Denton Dammit

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Denton lost a quiet institution on Aug. 28. Clarence “Woody” Wood died at age 94. Reared in a sort of golden age of gentility and civic duty, Wood served the country in the Navy at Pearl Harbor. He came home, married his wife, Mary Ellen, and had two children — Denton artist Christie Wood and her sister, Candis Kimball. Wood’s son Standley preceded him in death in 2005.

Woody Wood built a career in music, mostly as a craftsman who repaired instruments. But he was no slouch as a musician and played saxophone in the inaugural One O’clock Lab Band at what was then North Texas State Teachers College (now UNT) in 1947. But perhaps the best example of the spirit and enterprise of the man we knew as ”Mr. Woody” was his diligent work to build a flute for an ambitious girl who played the instrument with one hand.

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Clarence “Woody” Wood shows Abby Geiseke her custom modified flute and stand, which allow her to play with one hand, in 2013. “Mr. Woody” died last week at age 94.

We admit to scoffing occasionally when someone says “They don’t make ’em like they used to,” but Mr. Woody was truly unique in his love of music and his dedication to making music just a little more accessible to people. To his wife, daughters, their families and Mr. Woody’s friends, we feel this loss, too.

The Denton city staff recently tallied votes by Denton area senators and representatives on 10 new laws affecting Texas cities, primarily budget and development matters. Voting records showed that state Sen. Jane Nelson, R-Flower Mound, and state Reps. Tan Parker, R-Flower Mound, and Lynn Stucky, R-Denton, sided at least once with city concerns and voted against bills that Texas cities opposed. That was enough, for example, to defeat a bill designed to block cities from joining the Texas Municipal League, a 116-year-old organization that serves collective needs. Newbie legislator Michelle Beckley, D-Carrollton, sided with cities the most. On the flip side, state Sen. Pat Fallon, R-Prosper, and state Rep. Jared Patterson, R-Frisco, did not side with Texas cities even once, including voting to bar cities from joining the league.

Every now and then, we like to recognize the service of educators in Denton. James D. Laney retired from UNT last Friday. He worked as a Denton ISD elementary school teacher for three years before pursuing a doctorate at UCLA. He worked as a professor at UNT for 34 years, with the last 5 1/2 years as the department chairman of teacher education and administration.

We’re glad to see that, included in his announcement of his retirement, Laney said he plans to stay involved in Denton’s theater circle. Laney and his partner, Philip Lamb, are among the Denton volunteers who have donated more hours, creativity and effort to enliven the local stage. We look forward to seeing what Laney does in the theater in the future. Oh, and thank you for your service, Mr. Laney.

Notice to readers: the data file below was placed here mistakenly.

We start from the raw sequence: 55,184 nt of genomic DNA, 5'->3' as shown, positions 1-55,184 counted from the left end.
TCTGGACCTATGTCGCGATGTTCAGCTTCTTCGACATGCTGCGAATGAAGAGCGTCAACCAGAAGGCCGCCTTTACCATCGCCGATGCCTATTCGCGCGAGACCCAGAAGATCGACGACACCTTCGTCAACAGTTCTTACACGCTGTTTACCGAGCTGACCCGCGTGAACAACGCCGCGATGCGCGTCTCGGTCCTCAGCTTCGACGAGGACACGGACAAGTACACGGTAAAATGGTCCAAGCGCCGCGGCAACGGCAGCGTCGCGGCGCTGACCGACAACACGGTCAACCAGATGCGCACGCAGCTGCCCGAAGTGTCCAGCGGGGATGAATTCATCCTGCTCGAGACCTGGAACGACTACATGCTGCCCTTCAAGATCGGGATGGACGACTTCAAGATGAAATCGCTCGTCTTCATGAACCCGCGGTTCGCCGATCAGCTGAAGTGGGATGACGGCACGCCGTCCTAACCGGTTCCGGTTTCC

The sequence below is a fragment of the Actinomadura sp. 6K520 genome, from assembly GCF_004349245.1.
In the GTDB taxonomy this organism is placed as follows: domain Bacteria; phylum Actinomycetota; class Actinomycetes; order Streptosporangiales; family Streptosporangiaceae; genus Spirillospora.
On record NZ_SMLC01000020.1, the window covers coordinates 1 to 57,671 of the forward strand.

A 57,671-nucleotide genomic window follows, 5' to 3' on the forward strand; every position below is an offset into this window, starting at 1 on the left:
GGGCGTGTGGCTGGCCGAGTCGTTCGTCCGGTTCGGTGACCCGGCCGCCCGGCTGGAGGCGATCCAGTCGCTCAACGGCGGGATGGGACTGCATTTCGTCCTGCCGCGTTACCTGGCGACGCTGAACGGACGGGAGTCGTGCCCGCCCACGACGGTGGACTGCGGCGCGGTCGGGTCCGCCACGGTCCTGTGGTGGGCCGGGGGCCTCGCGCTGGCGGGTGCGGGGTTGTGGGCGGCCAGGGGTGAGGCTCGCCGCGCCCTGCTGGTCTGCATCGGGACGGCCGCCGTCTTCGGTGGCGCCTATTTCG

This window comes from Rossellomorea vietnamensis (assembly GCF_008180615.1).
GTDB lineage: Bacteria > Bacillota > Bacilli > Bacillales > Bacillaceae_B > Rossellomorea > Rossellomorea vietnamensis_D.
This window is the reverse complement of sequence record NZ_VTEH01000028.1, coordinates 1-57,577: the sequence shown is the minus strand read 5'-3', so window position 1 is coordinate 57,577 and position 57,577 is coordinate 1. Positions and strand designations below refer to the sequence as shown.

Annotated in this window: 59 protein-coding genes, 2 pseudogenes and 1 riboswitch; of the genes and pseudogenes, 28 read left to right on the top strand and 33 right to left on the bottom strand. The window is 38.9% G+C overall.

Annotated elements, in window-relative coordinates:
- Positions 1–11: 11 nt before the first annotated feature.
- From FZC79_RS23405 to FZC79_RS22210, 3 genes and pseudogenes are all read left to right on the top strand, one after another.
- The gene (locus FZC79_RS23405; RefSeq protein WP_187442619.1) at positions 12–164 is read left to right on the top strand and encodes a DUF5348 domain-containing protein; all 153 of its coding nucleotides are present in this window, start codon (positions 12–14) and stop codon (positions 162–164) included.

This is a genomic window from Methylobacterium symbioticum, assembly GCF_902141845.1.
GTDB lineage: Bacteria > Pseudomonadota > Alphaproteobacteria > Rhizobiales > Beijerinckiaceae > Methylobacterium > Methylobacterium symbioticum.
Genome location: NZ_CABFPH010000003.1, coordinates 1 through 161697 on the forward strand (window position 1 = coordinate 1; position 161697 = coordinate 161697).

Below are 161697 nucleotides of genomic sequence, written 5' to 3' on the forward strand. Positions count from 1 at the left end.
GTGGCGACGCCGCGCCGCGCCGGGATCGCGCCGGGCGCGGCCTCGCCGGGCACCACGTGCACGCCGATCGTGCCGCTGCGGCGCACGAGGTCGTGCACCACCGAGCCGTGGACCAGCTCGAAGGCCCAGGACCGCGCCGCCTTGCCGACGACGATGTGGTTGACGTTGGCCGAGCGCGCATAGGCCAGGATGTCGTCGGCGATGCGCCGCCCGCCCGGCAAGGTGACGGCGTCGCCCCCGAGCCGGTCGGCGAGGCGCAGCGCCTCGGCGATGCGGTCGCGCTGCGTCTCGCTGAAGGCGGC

We followed UNT scientist Alexandra Ponette-Gonzalez last summer as she measured the dust collected by the region’s post oaks and live oaks (http://bit.ly/2ZLFaLI). She and graduate student Jenna Rindy have since crunched the numbers and got published in a recent issue of Environmental Science and Technology. They found that both types of trees are really good at removing the dangerous black carbon soot that leaves our tailpipes and floats around the atmosphere, particularly post oaks with their waving branches and sticky leaves.

The UNT Student Government Association is hosting a Denton Climate Strike at 11 a.m. Sept. 20 on the mall outside Willis Library on campus. A Facebook event includes the Texas Woman’s University Student Government in joining the strike, and both intend to show solidarity with youths and young adults driving a response to climate change internationally. The invitation says: “The Climate Strike is a demonstration of youth activism celebrating the strides the Denton community has taken, and an acknowledgement of the next steps regarding the imminent threats of the global climate crisis.”

Parting Shot

“About 26% of Americans 65 and older identify as white evangelical Protestants. Among those ages 18 to 29, the figure is 8%. Why this demographic abyss does not cause greater panic — panic concerning the existence of evangelicalism as a major force in the United States — is a mystery and a scandal. With their focus on repeal of the Johnson Amendment and the right to say ‘Merry Christmas,’ some evangelical leaders are tidying up the kitchen while the house burns down around them.”

— Michael Gerson, a columnist for The Washington Post

Denton Dammit is an old-fashioned gossip column about people, places and things in and around Denton. Send your submissions to Lucinda Breeding at cbreeding@dentonrc.com.

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